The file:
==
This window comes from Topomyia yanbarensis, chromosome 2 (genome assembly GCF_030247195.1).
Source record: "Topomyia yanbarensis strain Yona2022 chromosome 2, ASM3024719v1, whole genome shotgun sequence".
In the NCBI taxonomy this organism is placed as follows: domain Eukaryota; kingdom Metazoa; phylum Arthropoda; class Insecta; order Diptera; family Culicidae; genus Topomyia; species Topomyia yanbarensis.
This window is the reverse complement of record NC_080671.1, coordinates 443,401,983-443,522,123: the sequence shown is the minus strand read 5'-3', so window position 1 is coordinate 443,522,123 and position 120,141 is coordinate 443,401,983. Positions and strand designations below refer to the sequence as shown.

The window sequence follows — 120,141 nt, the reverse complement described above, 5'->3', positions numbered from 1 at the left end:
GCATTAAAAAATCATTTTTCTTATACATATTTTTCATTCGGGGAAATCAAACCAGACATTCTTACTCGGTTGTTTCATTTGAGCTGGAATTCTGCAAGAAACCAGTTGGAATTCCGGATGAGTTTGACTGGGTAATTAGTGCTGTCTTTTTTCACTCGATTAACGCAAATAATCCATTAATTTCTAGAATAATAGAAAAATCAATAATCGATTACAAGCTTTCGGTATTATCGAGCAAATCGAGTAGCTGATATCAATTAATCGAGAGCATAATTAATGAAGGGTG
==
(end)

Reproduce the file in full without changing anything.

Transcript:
This window comes from Topomyia yanbarensis, chromosome 2 (genome assembly GCF_030247195.1).
Source record: "Topomyia yanbarensis strain Yona2022 chromosome 2, ASM3024719v1, whole genome shotgun sequence".
In the NCBI taxonomy this organism is placed as follows: domain Eukaryota; kingdom Metazoa; phylum Arthropoda; class Insecta; order Diptera; family Culicidae; genus Topomyia; species Topomyia yanbarensis.
This window is the reverse complement of record NC_080671.1, coordinates 443,401,983-443,522,123: the sequence shown is the minus strand read 5'-3', so window position 1 is coordinate 443,522,123 and position 120,141 is coordinate 443,401,983. Positions and strand designations below refer to the sequence as shown.

The window sequence follows — 120,141 nt, the reverse complement described above, 5'->3', positions numbered from 1 at the left end:
GCATTAAAAAATCATTTTTCTTATACATATTTTTCATTCGGGGAAATCAAACCAGACATTCTTACTCGGTTGTTTCATTTGAGCTGGAATTCTGCAAGAAACCAGTTGGAATTCCGGATGAGTTTGACTGGGTAATTAGTGCTGTCTTTTTTCACTCGATTAACGCAAATAATCCATTAATTTCTAGAATAATAGAAAAATCAATAATCGATTACAAGCTTTCGGTATTATCGAGCAAATCGAGTAGCTGATATCAATTAATCGAGAGCATAATTAATGAAGGGTG